Sunday, April 22, 2012

Why Squirrels Suck

- by John Hasquin

Black Walnut Sprout

I live in a suburb that has been established for over 40 years. The neighborhood consists of mostly older custom brick homes that are well kept. There is also the neighborhood Gestapo that ensures everyone complies with the appearance rules. With the age of our neighborhood there are lots of mature trees throughout. Several of those mature trees happen to be in my back yard. I have a River Birch, Alder, Red Bud, Crabapple, and two Black Walnut trees. It is the Black Walnut trees that have been cause the most ruckus.

 Last year the thoughts of sweet orange meat watermelons danced in my head every night. I reviewed all my heirloom seed catalogs. I did a ton of research and decided that the Orangeglo Watermelon was the one I wanted. I prepared sprouting containers for the seeds; I placed the seedlings carefully in rich seed starting soil. I watched for weeks as they grew bigger and bigger. Then came the time for me to harden them off by sitting them out every day and bring them in at night. It was a lot of work, but the reward would be worth it.

I rejoiced when the day came to place them in my garden. I placed three beautiful Orangeglo plants in individual mounds and gave them a healthy drink. I watched over them for the next week. Then it happed! I came outside one day to find all three plants ripped from the life giving earth, all dried up and shriveled. The first thought through my mind was SON-OF-BITCH! Who the hell did this? What kind of sick bastard would go to the trouble ripping out all three of my Orangeglo plants?

The investigation would easily identify the perpetrator. What I found was tiny little paw prints and five hulled out Black Walnut shells. These were strewn all around the holes which at one time held my beloved Orangeglos. SQUIRRELS! I shrieked as I grit my teeth together.

So it appears that the squirrels had been using the area I placed my garden as their personal storage grounds. However, I’m still puzzled as to how I managed to plant my Orangeglos directly over five of the squirrel’s buried nuts. Perhaps it was just bad luck. I really don’t know and don’t really care because I was pissed off.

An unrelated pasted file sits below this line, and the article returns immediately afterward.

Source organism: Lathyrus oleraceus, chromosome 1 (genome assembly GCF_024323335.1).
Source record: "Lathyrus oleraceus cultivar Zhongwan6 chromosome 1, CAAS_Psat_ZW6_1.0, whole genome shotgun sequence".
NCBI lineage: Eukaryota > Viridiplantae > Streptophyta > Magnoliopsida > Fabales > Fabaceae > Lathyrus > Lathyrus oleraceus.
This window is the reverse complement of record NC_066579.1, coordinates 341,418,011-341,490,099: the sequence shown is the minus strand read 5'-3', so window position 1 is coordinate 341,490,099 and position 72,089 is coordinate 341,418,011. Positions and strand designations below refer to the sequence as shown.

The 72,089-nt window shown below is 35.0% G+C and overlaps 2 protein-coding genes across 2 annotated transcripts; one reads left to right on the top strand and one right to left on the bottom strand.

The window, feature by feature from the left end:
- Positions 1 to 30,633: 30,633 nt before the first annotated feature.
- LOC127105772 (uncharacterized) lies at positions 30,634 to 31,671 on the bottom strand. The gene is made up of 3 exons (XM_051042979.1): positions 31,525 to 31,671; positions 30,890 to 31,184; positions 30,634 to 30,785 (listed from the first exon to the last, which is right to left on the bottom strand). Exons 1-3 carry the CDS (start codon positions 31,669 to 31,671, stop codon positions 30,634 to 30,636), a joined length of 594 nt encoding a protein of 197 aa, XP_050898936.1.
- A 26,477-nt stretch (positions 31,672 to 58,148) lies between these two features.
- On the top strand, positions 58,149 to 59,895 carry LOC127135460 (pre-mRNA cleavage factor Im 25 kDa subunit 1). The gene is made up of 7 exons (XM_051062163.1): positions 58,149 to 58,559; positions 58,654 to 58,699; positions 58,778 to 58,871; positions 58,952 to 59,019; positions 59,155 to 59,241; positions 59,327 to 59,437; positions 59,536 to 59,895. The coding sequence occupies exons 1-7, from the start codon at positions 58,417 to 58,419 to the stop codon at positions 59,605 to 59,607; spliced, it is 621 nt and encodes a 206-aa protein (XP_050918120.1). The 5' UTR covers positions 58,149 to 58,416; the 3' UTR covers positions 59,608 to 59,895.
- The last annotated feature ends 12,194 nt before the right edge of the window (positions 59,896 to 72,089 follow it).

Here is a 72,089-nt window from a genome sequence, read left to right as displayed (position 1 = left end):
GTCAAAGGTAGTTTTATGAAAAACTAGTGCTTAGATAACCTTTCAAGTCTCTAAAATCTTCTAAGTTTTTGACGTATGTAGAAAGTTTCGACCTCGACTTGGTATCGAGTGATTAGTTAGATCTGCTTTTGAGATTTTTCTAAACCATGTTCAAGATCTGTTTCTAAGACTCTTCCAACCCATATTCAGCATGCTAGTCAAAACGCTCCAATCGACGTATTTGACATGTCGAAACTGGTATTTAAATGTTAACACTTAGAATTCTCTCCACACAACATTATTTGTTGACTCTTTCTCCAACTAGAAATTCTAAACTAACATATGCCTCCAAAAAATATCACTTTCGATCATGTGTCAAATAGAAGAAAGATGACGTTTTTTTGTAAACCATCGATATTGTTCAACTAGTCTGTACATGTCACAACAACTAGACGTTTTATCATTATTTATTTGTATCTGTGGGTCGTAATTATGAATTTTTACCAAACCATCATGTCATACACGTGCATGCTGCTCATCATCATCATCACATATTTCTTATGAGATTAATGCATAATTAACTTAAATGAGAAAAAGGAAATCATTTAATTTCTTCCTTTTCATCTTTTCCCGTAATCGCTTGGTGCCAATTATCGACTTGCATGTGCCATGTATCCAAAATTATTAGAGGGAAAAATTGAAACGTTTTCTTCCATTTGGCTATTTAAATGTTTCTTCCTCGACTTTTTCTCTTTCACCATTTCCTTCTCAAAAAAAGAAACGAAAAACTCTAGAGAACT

During the rest of the growing season I tended to my other plants and enjoyed the bounty it provided. However, I still felt incomplete because I still longed for my Orangeglos. So, what is a gardener to do about these squirrels? I did the most amusing thing I could think of; I trained my Border Collie to chase the squirrels! Every time I saw a squirrel I would call Sparky (our Border Collie) over and point the squirrel out to him. He would instinctively drop into a low crouching crawl. Once within striking distance I would yell out “Get’em!” and he would break into a sprint giving that squirrel the run of his life. We would all laugh as the squirrel would damn near shit himself trying to get away. Once the chase was over Sparky would come trotting back overflowing with pride and I would reward him with a nice hard pat on the side followed by a loud “THAT’S A GOOD BOY!”. Soon Sparky was on autopilot and made it his personal mission to run off every squirrel he could find.

I believe this season will be different. I don’t think the squirrels will be back this year for their nuts. I believe this because I found some very interesting things in my garden as I was turning over the soil for the first time this season. Yep, those are Black Walnuts sprouting. I unearthed them and it put a big smile on my face. I know squirrels sometimes forget where they bury their nuts, but not twenty of them! Yes, I uncovered about twenty of these half sprouted nuts in my garden area. To me this means the squirrels have given up on retrieving their nuts in my yard.

So what’s next? Well, my sister will be planting Orangeglos this year in her garden. That frees me up to add additional variety this year. I’ll be planting Emerald Gem Melons and we will swap melons with each other. I think it will be a good garden year, don’t you?

So long for now and keep your hoe on the ground.


John Hasquin

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